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Monday, September 15, 2003

Have Fun!

We laughed so much that I'm surprised all of us didn't have stomach stitches by the end of the weekend! Knitting got done, but it was really more about getting away from daily life, exchanging stories and having our batteries recharged!

I think I'd definitely love to do this again - perhaps next time it would be worth it to actually rent a beach house for a weekend or week so we could cook our own meals and save money that way (not that the food wasn't good, it's just pricey to have to pay for each meal out!)

Now I'm home and I have to slip back into the daily grind! I have deadlines of all kinds, lessons to plan, books to put together, orders to fill - life goes on! I'm going to start by vacuuming the entire house, washing the windows and mopping the floors. Yes, I'm a Virgo. I may even slip cover the love seat before the day's out (check back tomorrow to see if I succeed!)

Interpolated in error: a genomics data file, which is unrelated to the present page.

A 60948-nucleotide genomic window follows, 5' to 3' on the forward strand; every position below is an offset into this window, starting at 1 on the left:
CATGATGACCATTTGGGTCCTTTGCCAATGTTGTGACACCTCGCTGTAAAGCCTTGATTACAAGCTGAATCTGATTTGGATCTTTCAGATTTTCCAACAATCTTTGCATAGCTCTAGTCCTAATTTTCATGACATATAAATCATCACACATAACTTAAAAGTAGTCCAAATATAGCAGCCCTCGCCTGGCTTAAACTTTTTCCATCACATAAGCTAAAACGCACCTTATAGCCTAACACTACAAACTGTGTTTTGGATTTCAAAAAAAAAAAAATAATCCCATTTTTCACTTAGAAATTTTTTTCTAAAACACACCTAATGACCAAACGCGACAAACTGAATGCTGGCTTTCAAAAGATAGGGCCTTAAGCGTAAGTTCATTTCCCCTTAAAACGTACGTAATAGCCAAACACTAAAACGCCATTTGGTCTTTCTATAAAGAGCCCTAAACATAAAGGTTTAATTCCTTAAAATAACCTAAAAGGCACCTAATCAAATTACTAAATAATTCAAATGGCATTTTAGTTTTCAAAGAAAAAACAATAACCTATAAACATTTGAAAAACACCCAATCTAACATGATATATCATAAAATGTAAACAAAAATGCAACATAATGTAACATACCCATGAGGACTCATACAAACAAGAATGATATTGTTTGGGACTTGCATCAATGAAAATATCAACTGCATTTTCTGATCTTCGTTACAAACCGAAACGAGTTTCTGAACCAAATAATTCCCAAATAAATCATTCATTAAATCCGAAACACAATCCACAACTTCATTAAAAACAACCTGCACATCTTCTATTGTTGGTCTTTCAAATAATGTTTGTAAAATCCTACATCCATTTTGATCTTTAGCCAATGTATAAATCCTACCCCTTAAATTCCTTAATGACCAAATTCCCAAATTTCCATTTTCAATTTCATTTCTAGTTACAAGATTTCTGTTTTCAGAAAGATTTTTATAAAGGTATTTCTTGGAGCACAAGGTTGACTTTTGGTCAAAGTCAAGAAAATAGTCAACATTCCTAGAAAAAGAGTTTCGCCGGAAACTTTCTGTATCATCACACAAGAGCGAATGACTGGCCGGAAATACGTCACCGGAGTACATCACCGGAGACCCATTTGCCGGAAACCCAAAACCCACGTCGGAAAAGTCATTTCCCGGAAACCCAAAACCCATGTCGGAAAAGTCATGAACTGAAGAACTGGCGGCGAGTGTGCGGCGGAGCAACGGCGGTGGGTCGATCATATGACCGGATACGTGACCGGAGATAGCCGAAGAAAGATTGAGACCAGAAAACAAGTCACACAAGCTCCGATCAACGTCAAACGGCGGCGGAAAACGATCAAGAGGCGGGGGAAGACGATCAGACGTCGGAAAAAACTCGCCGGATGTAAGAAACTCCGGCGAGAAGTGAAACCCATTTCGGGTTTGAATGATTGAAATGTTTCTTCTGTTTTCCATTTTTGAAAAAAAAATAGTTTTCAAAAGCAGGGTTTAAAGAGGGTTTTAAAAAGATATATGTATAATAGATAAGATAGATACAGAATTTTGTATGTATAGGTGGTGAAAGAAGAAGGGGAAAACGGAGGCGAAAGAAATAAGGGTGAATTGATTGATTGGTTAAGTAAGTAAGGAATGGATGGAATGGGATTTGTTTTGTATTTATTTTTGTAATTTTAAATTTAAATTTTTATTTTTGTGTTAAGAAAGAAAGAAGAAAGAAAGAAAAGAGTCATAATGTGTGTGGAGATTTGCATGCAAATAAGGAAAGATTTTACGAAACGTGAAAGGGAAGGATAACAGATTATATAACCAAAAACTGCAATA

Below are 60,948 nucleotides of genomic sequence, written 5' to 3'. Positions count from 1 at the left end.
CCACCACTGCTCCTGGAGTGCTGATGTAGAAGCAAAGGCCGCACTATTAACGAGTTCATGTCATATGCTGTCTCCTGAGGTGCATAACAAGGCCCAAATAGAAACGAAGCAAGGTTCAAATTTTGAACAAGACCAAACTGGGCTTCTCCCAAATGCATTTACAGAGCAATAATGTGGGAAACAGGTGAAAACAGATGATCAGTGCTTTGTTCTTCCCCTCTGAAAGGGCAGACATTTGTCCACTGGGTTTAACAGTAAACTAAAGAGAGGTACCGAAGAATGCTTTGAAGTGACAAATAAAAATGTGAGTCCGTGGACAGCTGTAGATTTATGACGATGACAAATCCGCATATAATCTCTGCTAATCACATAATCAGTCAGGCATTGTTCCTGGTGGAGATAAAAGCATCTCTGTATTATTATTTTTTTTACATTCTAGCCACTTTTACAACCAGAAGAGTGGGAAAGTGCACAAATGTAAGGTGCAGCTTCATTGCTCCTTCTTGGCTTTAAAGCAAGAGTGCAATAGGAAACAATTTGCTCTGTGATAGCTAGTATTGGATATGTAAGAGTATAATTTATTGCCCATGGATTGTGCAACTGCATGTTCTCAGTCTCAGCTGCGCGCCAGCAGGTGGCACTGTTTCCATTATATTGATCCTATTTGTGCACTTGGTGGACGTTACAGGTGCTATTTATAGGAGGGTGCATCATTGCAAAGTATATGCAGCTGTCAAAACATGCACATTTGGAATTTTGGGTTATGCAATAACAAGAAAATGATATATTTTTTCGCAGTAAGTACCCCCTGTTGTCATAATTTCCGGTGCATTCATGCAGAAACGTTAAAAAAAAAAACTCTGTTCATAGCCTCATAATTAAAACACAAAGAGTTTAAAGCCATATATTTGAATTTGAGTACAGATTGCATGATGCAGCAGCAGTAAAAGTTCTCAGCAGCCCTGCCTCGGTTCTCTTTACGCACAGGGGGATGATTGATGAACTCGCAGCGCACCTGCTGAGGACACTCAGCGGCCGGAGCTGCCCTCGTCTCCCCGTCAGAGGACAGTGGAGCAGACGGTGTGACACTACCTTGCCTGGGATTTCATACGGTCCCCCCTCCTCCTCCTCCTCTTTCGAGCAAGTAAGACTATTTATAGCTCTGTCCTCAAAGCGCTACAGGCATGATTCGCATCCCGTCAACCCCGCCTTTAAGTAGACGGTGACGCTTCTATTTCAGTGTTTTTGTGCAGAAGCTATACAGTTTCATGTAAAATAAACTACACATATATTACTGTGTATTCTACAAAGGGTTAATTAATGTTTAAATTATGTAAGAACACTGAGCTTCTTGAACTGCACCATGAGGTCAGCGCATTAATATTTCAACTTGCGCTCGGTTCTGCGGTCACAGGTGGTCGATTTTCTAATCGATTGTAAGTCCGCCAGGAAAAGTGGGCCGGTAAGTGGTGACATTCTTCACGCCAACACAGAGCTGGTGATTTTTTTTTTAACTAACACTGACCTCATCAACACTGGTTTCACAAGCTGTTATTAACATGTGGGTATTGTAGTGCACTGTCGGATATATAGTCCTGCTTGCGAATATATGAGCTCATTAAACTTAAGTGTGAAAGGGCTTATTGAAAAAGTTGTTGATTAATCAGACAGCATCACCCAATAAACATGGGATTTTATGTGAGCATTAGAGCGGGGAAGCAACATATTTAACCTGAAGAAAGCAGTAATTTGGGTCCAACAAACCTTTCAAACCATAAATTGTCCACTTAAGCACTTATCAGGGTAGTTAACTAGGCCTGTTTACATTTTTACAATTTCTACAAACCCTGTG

The kids were so happy to see me - I showed up about 1/2 way through Hannah's first organized soccer game (her team, the firebirds, won!)

Hannah on Defense

I'm absolutely dead with exhaustion, though - I think I was running on adreneline over the weekend and now I have to fill the tank again
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Sunday, September 14, 2003


I'm too tired to do much besides just sign on and promise more details later, but the retreat was amazing. I can't figure out WHY I'm tired, it's not like I did a lot - perhaps it was the late hours and the G&T's ladies...?